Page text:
Mia was suffering and there was no consoling her with words. Any explanation was forgotten as it could not pass through her short term memory and become ‘longer held information’. In this situation… words just did not work.
So what did our kind-hearted, intelligent, creative, very experienced and very professional dementia Live in Carer do that was amazingly exceptional dementia care?
She addressed the client’s true need, drawing on her years of expert dementia care experience with compassion and creativity.
Our Live in Carer had to communicate via touch and emotion… she took Mia’s hand and asked her to lay down on the bed and then she asked “Is it ok Mia if I lay down here, I feel so tired?” and our Live in Carer said slowly, calmly and soothingly “sssssssssshhhhhhhhh it’s ok, you are safe, go to sleep… ssssssssshhhhhhhhhh it’s ok, you are safe, go to sleep” she patted Mia on the bottom, using a constant TEMPO… the same TEMPO you use to pat a crying baby to sleep.
Mia soon felt safe and comforted and fell asleep. Where upon our Live in Carer left Mia sleeping and she went to the kitchen to cook a nutritious, delicious smelling and tasty meal for dinner for when Mia woke.
When I first heard this I thought:
- that is exceptional dementia care
- that is relationship based care
- now that’s person centred care – addressing the real need, not managing the symptom with drugs and mislabelling the client with negative labels
- that really is “heart-felt care”
- that shows genuine regard for Mia
- talk about a premium service – hugs not drugs!
My next thought was….
… not many Live in Carers would feel comfortable doing that.
But when you have cared for an Elder ‘one-on-one’ for a number of years you develop a deep understanding and connection with them, this is relationship-based care. You enjoy the good times for most of the day and then when it gets tricky you draw on your years of dementia care experience and you experiment with creative compassionate thinking and you try one-possible-solution after another until you find the person-centred care solution that works best for that client, at that time!!!! And you know in advance that next time it might not work. Extreme patience, deep compassion, creative thinking and emotional intelligence and finally caring for the person and ABOUT the person, are the hallmarks of exceptional quality dementia care.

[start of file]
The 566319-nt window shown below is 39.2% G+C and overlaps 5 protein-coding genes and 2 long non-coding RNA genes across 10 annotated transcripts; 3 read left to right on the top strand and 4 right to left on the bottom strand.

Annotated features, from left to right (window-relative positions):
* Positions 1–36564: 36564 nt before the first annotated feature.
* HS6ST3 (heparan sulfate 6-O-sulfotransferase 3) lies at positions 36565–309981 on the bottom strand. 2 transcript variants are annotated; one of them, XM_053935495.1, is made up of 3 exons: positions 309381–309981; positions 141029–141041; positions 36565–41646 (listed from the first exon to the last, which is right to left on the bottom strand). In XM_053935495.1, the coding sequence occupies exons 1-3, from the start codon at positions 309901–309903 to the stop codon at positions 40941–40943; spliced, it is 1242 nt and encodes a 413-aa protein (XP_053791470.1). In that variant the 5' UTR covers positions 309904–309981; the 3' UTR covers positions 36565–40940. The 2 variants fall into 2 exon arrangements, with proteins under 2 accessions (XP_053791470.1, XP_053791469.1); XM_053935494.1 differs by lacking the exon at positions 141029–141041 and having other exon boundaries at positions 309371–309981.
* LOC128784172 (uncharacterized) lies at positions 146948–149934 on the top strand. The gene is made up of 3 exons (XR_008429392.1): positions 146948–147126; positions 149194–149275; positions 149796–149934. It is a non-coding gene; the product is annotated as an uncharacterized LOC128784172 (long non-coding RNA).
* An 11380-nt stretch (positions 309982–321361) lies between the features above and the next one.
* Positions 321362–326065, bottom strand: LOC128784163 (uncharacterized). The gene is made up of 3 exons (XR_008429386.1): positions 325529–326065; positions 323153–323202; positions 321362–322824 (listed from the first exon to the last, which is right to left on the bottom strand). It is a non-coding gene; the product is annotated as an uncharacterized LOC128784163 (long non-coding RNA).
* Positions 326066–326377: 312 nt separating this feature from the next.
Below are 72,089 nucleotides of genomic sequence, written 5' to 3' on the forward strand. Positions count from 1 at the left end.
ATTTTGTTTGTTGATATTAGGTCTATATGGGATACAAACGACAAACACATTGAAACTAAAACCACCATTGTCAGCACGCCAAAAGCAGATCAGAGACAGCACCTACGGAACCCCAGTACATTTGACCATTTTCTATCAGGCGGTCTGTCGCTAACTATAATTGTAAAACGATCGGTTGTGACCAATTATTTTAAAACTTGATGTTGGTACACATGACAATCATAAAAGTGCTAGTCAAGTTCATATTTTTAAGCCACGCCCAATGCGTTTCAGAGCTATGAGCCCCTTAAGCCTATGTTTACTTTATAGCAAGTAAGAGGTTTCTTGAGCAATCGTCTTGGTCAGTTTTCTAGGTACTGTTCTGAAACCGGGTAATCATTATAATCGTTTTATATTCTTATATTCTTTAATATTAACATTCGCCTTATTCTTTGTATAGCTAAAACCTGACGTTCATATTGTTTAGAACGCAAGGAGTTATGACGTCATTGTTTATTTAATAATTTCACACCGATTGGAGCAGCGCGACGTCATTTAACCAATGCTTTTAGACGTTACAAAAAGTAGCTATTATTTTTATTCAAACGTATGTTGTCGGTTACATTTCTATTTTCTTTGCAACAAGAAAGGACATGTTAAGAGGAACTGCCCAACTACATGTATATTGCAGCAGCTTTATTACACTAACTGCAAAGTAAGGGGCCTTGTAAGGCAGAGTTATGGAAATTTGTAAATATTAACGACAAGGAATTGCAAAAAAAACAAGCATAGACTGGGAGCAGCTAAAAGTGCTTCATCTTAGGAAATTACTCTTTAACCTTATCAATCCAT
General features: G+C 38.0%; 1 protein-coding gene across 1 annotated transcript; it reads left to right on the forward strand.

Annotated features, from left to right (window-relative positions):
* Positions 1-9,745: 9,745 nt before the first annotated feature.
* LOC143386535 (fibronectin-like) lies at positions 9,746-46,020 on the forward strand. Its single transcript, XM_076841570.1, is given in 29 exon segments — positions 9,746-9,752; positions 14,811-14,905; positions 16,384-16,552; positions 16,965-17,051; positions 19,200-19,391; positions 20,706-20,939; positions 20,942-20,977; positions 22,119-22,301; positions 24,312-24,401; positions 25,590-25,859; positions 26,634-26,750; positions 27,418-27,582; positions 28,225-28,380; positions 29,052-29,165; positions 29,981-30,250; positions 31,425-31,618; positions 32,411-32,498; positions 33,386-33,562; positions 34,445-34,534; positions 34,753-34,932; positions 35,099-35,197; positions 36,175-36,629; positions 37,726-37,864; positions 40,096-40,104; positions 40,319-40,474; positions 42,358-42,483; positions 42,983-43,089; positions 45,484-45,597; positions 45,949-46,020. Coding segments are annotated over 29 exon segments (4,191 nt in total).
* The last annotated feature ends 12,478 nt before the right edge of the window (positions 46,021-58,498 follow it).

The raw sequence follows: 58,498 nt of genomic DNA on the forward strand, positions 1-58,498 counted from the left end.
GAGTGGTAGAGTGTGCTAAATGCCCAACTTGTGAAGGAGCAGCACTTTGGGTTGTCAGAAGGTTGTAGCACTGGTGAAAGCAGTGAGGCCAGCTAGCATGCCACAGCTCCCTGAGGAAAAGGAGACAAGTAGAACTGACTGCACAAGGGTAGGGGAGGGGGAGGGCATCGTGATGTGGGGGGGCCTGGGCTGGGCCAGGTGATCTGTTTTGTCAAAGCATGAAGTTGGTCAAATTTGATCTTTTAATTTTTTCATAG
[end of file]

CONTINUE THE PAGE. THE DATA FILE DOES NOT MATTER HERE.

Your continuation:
And then fear crept into my thinking ….
… and I wondered “Is being that close to the client inappropriate and therefore crossing professional boundaries?”
And then I decided, no, this is exceptional dementia care of the highest order.
This is why health professionals call ‘Daughterly Care’ when they are supporting and caring for a client living with a dementia condition”.
Our extremely anxious client was soon comforted to sleep, which was just what her brain needed – a rest – time out to re-charge. She was free of her anxiety and fears all without psychotropic medication. Her specific needs were met at the exact time she was expressing herself.
Our Live in Carer was not patting Mia’s bottom for her own benefit. She was settling Mia in a way that she found worked… after she had tried many other diversions and validation therapy.
ask your partner to hug you and pat you on the bottom at the same tempo that you would pat a crying, over tired baby…
… when my partner did that, I was surprised how it made me feel.
I felt a primal sense of a “long-ago-experienced-sense-of-contentment-and-reassurance… on a deep almost unconscious level, I felt transported back to being comforted by my mother” and I was genuinely surprised it made me feel that way.
How many Live in Carers would lay down and rhythmically pat a distressed client to sleep on the bottom?
When I write “Daughterly Care’s Live in Carers provide ‘exceptional dementia care’ on our website…this is the sort of personalised, deep, relationship based, person-centred, in-home care I am referring to.
I can’t help but talk with passion about Daughterly Care Caregivers and Live in Carers – their experience, patience, kindness, compassion, creativity and emotional intelligence make them the best in the industry… they work miracles when providing Elder care.
Verlie’s mother always said to her “You are good medicine”. Just seeing Verlie made Thelly feel so much happier and ‘better’. We choose dementia Caregivers of the same ilk as Verlie – calm, kind, highly experienced, professional and compassionate… each one is ‘good medicine’ in their own unique beautiful way.
Kate Lambert B. Ec F. Fin
CEO and Co-found of Daughterly Care
Choosing the best care for Mia
At the initial assessment of Mia’s care needs it was decided that Live in Care was far better suited to Mia than 24 hour care. Why?
Our High Care Case Manager was experienced enough to know that Mia would not cope well with 3 changes of staff a day required for 24 hour care, whereas the one change-over of Live in Carers once a week would work best.
To meet award conditions 24 hour care has 3 Caregivers every 24 hour period, with Live In Care we provide the same Live in Carer for 3 days and a second Live in Carer for 4 days and those two Live in Carers roll forward on a rota for as long as the client is happy. Often a third Live in Carer covers sickness and holidays of the two main Live in Carers. Besides, 24 hour Live in Care is significantly less cost than 24 hour care as you can see on our ‘What does live in care cost?’ page.
Funding Mia’s Care
In Mia’s case her Government Subsidised In Home Care Package paid for 2 days of Live in Care, her 3 daughters each spent 24 hours every week with their Mum and Mia personally paid for 2 days of Live in Care. That made 7 days a week of live-in-care very affordable and Mia’s daughters each spent 24 hours a week with their Mum and Mia didn’t have to sell any of her investments to pay for care.
 The Use of Restraints and Psychotropic Medications in People with Dementia
A REPORT FOR ALZHEIMER’S AUSTRALIA
PAPER 38 March 2014
By Associate Professor Carmelle Peisah and Dr Ellen Skladzien
Link to https://www.dementia.org.au/sites/default/files/Publication_38_A4_print_version_Web.pdf